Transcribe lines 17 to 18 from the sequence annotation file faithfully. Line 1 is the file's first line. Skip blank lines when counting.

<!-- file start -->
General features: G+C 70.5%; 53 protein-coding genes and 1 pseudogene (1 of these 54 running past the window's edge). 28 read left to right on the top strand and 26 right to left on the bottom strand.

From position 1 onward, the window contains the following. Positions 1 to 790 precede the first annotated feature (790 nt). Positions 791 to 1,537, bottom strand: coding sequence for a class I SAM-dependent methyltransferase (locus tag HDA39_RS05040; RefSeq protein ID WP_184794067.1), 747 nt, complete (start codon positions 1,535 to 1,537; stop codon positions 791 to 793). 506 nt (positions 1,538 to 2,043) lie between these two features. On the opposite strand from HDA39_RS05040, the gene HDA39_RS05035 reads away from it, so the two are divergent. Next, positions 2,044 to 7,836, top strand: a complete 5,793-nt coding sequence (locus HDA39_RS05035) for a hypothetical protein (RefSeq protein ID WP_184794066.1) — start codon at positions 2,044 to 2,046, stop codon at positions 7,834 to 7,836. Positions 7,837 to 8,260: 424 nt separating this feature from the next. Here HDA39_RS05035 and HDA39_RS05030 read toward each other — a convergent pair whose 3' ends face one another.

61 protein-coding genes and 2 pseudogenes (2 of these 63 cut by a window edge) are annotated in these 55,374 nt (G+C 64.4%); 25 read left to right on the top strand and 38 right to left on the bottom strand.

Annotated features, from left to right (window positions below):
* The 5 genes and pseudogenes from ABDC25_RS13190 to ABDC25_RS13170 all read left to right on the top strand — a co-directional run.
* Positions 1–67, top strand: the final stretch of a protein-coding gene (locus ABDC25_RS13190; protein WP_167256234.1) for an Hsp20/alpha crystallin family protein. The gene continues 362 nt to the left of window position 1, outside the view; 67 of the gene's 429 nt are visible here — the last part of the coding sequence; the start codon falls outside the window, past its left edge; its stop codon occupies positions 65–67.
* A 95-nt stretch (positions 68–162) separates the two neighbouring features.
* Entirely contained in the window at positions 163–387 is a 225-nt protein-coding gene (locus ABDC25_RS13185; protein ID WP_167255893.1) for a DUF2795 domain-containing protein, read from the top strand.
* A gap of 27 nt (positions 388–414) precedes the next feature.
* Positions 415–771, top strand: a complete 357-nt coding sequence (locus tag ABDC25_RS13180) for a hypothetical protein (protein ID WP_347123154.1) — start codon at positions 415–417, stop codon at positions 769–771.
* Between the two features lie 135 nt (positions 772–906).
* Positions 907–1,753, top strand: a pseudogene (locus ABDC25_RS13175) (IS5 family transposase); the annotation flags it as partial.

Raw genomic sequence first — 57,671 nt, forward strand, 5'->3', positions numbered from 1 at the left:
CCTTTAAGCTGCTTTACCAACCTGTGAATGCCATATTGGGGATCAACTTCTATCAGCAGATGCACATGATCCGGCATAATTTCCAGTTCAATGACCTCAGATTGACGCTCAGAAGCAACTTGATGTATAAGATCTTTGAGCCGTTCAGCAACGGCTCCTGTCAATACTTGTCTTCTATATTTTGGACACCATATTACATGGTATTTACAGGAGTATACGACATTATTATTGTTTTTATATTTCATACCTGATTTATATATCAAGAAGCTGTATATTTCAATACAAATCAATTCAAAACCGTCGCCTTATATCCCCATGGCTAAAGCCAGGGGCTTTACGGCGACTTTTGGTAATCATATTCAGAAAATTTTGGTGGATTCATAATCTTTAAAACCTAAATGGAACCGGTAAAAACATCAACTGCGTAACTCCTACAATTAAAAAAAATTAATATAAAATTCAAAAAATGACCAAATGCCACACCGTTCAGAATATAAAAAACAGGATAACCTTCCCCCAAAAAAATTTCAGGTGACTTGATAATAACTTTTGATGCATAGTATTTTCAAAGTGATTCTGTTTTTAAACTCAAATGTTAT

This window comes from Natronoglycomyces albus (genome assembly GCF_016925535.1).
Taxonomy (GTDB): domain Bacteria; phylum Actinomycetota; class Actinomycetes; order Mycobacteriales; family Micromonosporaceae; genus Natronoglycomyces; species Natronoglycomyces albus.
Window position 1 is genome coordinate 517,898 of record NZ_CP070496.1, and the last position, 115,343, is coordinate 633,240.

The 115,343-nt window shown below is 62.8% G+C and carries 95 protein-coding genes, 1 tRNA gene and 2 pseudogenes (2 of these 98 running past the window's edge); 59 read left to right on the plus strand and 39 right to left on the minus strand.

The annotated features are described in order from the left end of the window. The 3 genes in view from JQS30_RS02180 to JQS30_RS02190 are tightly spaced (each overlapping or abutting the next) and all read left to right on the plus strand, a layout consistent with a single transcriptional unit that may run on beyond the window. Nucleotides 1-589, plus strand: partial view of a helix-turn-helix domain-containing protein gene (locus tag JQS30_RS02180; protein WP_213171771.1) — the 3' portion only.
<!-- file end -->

Window position 1 is genome coordinate 517,898 of record NZ_CP070496.1, and the last position, 115,343, is coordinate 633,240.

The 115,343-nt window shown below is 62.8% G+C and carries 95 protein-coding genes, 1 tRNA gene and 2 pseudogenes (2 of these 98 running past the window's edge); 59 read left to right on the plus strand and 39 right to left on the minus strand.